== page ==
We live on Earth, and here only 3% of water is drinkable. The irony! However, If there is any way of drawing out pure water from the air, wouldn’t that be nice? Well, there are!
A team of scientists at GE (General Electric), working for the US military, developing a 3D printed gadget to transform air into water.
Air is a liquid composed of mostly nitrogen, oxygen, CO2, and other small elements. In this composition, we also find water vapor between 0.2% and 4% of the air, depending on temperature. We know this as humidity. Humid air is moist air, and moist air equals pleasing H2O. The scarcity of water is a concern for the whole world. In this case, the study intends to address the logistical challenges linked with transporting drinkable water to troops at various locations in the world.
Water from the Air
The project is supported by DARPA’s under Atmospheric Water Extraction (AWE) program, besides explaining that this topic is trending right now. GE Research has received 14.3 million USD from DARPA to develop a device that could produce drinkable water from the air for up to 150 companies. The gadget will be small enough to be shouldered by just four men.
GE Research named this project AIR2WATER, which stands for Additively Manufactured, Integrated Reservoir To Extract Water using Adsorbents and Thermally-Enhanced Recovery.
“Today, the logistics and expenses associated with transporting water are huge and in a threatening war zone, resulting in casualties,” said David Moore, Principal Investigator of the project at GE Research. “By designing a compact gadget that efficaciously draws out water from the air, we can help and ease the logistical and economic hardship for our armed forces.”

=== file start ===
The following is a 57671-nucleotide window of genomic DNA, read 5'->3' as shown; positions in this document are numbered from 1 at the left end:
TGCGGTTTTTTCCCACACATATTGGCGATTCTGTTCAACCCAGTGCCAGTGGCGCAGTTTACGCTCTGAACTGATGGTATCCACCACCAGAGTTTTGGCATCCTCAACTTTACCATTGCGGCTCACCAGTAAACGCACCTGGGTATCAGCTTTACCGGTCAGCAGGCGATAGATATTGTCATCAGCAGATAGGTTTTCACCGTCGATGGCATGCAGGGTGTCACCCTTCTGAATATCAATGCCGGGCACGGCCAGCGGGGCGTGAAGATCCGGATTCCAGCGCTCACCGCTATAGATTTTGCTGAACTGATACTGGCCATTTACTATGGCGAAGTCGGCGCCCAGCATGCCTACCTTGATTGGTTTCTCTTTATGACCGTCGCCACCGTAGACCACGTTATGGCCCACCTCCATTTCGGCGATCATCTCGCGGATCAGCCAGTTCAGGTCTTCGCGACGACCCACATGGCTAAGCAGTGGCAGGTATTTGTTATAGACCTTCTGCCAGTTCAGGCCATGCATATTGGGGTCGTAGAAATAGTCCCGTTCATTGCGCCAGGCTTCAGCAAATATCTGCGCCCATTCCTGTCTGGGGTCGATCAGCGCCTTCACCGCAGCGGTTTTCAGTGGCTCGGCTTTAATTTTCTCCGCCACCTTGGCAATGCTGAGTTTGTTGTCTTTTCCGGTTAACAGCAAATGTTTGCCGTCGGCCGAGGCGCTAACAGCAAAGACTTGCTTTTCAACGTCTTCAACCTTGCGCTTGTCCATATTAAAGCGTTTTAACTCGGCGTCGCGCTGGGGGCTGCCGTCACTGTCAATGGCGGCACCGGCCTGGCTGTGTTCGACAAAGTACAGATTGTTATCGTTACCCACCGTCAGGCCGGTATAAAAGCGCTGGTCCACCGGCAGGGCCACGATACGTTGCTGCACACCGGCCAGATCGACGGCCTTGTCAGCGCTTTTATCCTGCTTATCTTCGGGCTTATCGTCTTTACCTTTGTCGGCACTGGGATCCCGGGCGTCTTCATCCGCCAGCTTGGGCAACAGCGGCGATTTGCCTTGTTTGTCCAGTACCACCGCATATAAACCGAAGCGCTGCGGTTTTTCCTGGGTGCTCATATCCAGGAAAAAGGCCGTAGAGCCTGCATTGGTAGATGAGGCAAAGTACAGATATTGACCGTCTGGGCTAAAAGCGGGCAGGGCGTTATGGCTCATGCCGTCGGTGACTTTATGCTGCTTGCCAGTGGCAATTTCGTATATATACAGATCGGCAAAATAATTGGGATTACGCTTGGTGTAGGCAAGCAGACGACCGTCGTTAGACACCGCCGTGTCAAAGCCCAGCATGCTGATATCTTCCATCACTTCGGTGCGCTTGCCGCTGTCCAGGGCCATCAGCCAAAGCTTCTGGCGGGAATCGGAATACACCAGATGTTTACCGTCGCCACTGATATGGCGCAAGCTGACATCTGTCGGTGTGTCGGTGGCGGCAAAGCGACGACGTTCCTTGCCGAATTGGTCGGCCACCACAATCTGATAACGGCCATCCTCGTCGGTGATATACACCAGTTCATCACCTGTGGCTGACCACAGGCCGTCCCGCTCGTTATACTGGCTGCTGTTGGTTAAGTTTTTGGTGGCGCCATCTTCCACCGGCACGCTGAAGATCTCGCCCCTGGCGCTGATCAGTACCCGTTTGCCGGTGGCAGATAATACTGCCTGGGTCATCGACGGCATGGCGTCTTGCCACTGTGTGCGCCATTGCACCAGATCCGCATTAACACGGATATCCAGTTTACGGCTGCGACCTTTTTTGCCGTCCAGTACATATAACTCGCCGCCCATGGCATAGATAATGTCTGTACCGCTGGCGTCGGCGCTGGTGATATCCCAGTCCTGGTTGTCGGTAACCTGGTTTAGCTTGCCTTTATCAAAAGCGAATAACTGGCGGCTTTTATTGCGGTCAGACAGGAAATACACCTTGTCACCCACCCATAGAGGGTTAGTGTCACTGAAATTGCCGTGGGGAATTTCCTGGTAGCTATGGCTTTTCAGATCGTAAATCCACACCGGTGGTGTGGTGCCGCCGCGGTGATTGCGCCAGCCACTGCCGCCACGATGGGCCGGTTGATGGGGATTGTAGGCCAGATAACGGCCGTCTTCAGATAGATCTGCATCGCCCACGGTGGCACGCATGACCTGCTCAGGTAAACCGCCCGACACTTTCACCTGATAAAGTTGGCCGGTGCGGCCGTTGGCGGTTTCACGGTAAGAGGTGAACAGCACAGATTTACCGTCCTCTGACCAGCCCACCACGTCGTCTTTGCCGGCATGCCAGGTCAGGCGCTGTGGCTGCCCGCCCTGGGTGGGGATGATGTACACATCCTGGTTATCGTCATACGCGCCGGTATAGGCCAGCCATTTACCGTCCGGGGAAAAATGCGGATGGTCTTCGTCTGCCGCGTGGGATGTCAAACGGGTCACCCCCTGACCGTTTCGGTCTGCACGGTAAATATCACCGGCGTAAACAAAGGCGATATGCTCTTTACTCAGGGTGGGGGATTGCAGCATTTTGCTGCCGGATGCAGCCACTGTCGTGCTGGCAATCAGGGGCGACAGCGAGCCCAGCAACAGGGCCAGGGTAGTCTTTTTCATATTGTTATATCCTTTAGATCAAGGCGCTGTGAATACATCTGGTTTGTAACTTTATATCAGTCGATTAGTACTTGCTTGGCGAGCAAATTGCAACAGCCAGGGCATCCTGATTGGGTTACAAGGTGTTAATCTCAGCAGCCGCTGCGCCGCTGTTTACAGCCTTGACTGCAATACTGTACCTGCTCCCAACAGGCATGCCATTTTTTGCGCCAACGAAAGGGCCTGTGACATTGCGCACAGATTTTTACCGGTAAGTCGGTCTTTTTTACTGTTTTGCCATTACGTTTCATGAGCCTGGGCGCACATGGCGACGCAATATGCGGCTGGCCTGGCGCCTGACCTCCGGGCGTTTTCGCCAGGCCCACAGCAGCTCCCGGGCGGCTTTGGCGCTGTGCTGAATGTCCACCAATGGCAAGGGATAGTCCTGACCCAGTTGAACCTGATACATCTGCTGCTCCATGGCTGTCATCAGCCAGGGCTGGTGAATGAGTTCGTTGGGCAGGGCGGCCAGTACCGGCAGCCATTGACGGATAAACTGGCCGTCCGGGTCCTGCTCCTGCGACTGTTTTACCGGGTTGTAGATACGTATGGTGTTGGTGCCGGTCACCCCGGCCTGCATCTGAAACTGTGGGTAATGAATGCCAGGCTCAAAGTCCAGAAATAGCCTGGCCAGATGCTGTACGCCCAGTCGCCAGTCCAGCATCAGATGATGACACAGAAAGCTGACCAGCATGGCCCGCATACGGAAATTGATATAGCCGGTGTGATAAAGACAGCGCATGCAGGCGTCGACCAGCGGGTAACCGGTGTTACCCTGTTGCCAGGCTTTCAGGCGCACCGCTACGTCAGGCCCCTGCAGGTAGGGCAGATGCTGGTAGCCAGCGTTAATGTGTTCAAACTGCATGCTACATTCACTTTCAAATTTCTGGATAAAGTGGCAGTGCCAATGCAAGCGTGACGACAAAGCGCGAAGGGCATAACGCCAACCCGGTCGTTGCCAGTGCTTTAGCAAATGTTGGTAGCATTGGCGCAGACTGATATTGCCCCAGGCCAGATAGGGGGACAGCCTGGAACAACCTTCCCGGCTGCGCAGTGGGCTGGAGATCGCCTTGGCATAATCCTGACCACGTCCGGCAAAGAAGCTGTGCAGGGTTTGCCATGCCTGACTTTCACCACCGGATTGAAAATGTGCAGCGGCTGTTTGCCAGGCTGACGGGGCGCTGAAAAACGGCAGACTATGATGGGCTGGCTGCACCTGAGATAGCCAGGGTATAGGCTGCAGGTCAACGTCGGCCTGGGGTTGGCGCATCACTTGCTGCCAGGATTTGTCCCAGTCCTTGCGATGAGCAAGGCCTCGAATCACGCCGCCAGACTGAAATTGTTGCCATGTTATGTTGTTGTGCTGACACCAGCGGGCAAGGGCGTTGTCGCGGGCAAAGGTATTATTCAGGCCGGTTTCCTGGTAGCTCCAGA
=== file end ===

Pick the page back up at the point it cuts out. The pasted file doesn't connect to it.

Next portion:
GE stated that the logistics expenses of transporting water for armed forces are one-third of the Department of Defense budget. The GE Research team will use their skill and knowledge from heat exchangers in aerospace and power generation and implement it in this project. The gadget depends on the development of sorbent elements, which absorb the air. The AM (Additive manufacturing) metal heat exchangers extract heat across the sorbent materials, delivering the water as a condensed (and drinkable) fluid.
UC Berkeley is working on the development of sorbent materials. The University of South Alabama will select material and evaluate the adsorption kinetics. There are numerous efforts of analysis in this field these days, and 3D printing is just one approach that may carry this technology to fruition. We wish this tech trickles down into the public hands in the future.